*Be a trendsetter in pursuits - We can seek adventure, discovery, character development, academic knowledge, spiritual strength, hobbies to develop that may become career paths... there is so much to experience in this stage of life rather than being caught up in drama and romance. The season for romance will come soon enough. First, there is a full life to create!

A great resource to help you navigate these goals, is the organization and website True Girl

She's Watching You

Dad, She's watching you.

How are you speaking about your daughter? It is how she is likely to think of herself. How are you treating your daughter? It is likely to determine how she values herself. How are you speaking about and treating her mother? It is how your daughter will likely allow men to speak about her and treat her. How are you speaking about and treating all the women around you? It tells her what you really believe about women.

Mom, She's watching you.

How are you speaking about yourself? It is how she is likely to think of herself.

How are you treating yourself? It is how she is likely to treat herself.

How are you handling relationships with the men in your life? It is how she will likely allow men to treat her and the way she will treat men

How are you treating your relationship with God? The importance you place on your relationship with God will have a direct impact on the importance she will place on having a relationship with Him.

She’s watching. Be intentional.

*Create an environment and relationship of dialogue – what can you do to make your daughter feel like it is safe for her to talk to you about anything.

*Look for opportunities to ask “what do you think about that? How do you feel about that?” without a message agenda but just listening and digging deeper

*Be real with your kids (wrestling in my mind and heart right now) express your various thoughts about the issue and not

*Be vulnerable with your kids – share from your heart instead of lecturing.

*Help them not get caught up too quickly in romantic relationships. They have longings to be treasured, equip them and direct them to their relationship with God first. You want them to be valued and treasured without a guy’s input or validation. God, most likely, has awesome future relationships planned, but not until they’ve gotten their relationship with God at a healthy place. *Culture, Hollywood, books, music are all saying the complete opposite thing. “Happiness comes from being able to get a guy or being in a relationship.” We parents need to watch our jokes, our words, our desires for our daughters. Send the right message – that they have so many things to develop in their life FIRST – full and whole in her relationship with God and in her self-worth before she has any business being in a romantic relationship.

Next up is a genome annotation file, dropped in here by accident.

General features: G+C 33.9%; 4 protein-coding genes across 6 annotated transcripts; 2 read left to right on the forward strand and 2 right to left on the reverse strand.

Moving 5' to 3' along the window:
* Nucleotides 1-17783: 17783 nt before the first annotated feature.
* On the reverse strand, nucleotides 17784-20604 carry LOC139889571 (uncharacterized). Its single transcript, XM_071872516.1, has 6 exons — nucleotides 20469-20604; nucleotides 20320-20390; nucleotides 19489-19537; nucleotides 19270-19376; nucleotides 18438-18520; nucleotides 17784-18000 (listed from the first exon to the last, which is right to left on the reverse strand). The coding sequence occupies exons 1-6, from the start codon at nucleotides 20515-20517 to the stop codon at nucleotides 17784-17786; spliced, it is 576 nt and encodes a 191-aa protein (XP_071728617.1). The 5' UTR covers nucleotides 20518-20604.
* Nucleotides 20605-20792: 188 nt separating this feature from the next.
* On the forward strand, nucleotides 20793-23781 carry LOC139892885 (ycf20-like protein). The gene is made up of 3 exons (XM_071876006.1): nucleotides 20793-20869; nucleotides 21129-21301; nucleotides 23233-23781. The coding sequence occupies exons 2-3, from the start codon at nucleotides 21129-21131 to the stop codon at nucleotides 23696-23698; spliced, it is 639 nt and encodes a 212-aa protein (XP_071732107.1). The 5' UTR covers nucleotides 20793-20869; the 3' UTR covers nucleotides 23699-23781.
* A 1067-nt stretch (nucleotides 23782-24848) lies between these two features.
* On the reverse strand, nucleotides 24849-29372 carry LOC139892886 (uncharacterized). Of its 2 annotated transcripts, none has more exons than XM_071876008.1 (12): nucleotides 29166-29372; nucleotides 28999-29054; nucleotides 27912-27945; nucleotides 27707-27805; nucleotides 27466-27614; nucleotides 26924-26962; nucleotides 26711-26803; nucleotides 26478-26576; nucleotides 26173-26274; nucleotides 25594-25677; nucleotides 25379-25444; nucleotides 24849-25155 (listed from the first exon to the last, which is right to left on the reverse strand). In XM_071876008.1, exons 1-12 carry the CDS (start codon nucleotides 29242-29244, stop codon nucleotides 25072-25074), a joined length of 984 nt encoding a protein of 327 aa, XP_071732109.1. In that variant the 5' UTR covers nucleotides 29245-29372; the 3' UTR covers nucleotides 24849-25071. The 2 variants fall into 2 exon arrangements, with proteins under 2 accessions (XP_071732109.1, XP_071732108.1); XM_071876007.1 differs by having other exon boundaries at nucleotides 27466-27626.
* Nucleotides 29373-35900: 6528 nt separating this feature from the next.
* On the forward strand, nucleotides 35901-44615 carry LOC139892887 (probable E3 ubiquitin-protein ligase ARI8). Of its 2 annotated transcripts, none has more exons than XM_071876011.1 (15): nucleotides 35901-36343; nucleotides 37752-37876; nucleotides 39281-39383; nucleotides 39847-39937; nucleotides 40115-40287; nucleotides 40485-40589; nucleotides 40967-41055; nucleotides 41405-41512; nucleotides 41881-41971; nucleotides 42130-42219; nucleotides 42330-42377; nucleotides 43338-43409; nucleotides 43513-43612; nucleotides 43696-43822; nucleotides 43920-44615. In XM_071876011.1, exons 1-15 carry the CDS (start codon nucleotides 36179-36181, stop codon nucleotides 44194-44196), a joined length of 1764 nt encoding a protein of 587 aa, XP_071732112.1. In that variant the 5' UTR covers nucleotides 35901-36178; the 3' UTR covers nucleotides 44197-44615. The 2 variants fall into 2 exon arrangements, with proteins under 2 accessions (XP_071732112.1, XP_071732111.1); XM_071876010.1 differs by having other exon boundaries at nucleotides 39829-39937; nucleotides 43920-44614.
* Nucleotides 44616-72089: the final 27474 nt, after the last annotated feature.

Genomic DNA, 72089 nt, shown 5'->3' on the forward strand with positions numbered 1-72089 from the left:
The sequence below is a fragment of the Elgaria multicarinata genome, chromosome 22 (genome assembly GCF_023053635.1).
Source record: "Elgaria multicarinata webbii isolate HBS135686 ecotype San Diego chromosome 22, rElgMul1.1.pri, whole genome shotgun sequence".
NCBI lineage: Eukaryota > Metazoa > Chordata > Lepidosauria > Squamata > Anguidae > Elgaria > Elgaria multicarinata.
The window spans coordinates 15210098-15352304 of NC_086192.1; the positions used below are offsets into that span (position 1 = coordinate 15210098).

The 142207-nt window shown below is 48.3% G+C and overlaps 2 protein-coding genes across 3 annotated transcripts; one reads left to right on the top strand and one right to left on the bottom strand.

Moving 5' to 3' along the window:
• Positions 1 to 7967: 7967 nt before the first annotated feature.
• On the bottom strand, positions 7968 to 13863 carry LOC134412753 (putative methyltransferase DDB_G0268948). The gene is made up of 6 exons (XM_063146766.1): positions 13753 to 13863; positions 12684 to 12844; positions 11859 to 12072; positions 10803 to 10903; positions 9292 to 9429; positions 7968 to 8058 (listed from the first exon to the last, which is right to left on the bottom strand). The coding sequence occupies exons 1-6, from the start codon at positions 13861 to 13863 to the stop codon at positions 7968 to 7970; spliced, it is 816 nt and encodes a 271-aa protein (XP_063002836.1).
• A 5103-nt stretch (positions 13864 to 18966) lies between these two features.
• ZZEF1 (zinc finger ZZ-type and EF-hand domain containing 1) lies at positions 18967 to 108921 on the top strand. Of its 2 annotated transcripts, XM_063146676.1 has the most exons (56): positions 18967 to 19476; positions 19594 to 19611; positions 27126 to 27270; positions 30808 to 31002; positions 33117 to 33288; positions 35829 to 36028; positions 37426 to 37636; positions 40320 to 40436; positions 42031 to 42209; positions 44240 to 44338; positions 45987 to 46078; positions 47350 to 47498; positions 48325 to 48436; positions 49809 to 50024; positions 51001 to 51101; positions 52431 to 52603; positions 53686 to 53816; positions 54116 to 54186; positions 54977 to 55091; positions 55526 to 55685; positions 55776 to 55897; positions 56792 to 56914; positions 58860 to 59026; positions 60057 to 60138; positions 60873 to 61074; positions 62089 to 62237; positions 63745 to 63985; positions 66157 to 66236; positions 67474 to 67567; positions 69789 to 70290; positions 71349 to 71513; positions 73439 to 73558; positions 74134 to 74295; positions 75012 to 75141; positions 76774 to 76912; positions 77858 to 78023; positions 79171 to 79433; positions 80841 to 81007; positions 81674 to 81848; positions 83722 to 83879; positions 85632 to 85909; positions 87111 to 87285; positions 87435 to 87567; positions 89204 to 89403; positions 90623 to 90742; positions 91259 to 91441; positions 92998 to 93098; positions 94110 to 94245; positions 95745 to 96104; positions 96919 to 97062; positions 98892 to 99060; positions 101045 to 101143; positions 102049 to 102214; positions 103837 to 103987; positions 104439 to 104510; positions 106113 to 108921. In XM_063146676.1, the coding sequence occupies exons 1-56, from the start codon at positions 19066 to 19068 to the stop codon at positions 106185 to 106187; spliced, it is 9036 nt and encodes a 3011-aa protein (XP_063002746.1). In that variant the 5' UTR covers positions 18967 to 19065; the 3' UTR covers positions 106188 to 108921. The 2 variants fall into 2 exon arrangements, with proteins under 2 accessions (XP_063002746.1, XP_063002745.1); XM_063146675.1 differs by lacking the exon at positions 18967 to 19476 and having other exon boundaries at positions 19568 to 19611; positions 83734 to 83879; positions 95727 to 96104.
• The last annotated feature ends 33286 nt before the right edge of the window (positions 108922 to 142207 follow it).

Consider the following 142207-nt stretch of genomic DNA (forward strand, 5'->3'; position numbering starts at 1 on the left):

*Girls are taught at a young age to manipulate to get to a fulfilling life. Manipulation doesn’t build a good relationship. It doesn’t bring us to character that we want to be. Don’t take advantage of a guy.

*God will call some to being single for their entire life. They can have a fulfilling life even if they never get married. Mom, are you clearly sending this message?

*Between a mother and a daughter, it doesn’t have to be a hush hush thing. If a mom is just keeping her eyes out for those opportunities to talk about all these issues from as big as sex to as small and friendships. Talk about the awkward things. Be real. Create a safe haven for open dialog.

*We want to teach them to have boundaries in conversation. Intimate parts of their lives is not supposed to be public knowledge – in front of guys or general friends. Save it for close friends. It is healthy to keep some conversation boundaries. If we keep conversation boundaries, it will help keep physical boundaries more easily. Some topics should be off-limits. Protect & Treasure one another by keeping some conversation and physical boundaries.

Sons need to be taught those sacred things. View them as a sister in Christ Sons and daughters both need to see the opposite sex as someone to protect, respect. Honor, value.

*False messages are out there, and your kids are going to hear them. Teach them truth to combat the lies. What lens do we want them to look through? What are we doing about it?

*Regarding my husband, I don’t want to be one of his buddies.I want him to treat me as special, worthy of honor.We teach people how to treat us.

RESOURCES MENTIONED in this episode *To be in the True Girl product drawing, go to Val's Facebook group to see the drawing announcement, ending 5/3/2020. Click Here to go to our private Facebook community Intentional Mom, Strong Family

Val's Podcast Episode 6: Parenting Middles and Teens: Overcoming Negative Self Talk, What Your Teens Aren't Telling You

True Girl -

Book:  Captivating: Unveiling the Mystery of a Woman's Soul  by Stasi and John Eldredge

CONNECT with Val: Public announcements & Resources Facebook page: 

Private Facebook group: Intentional Mom, Strong Family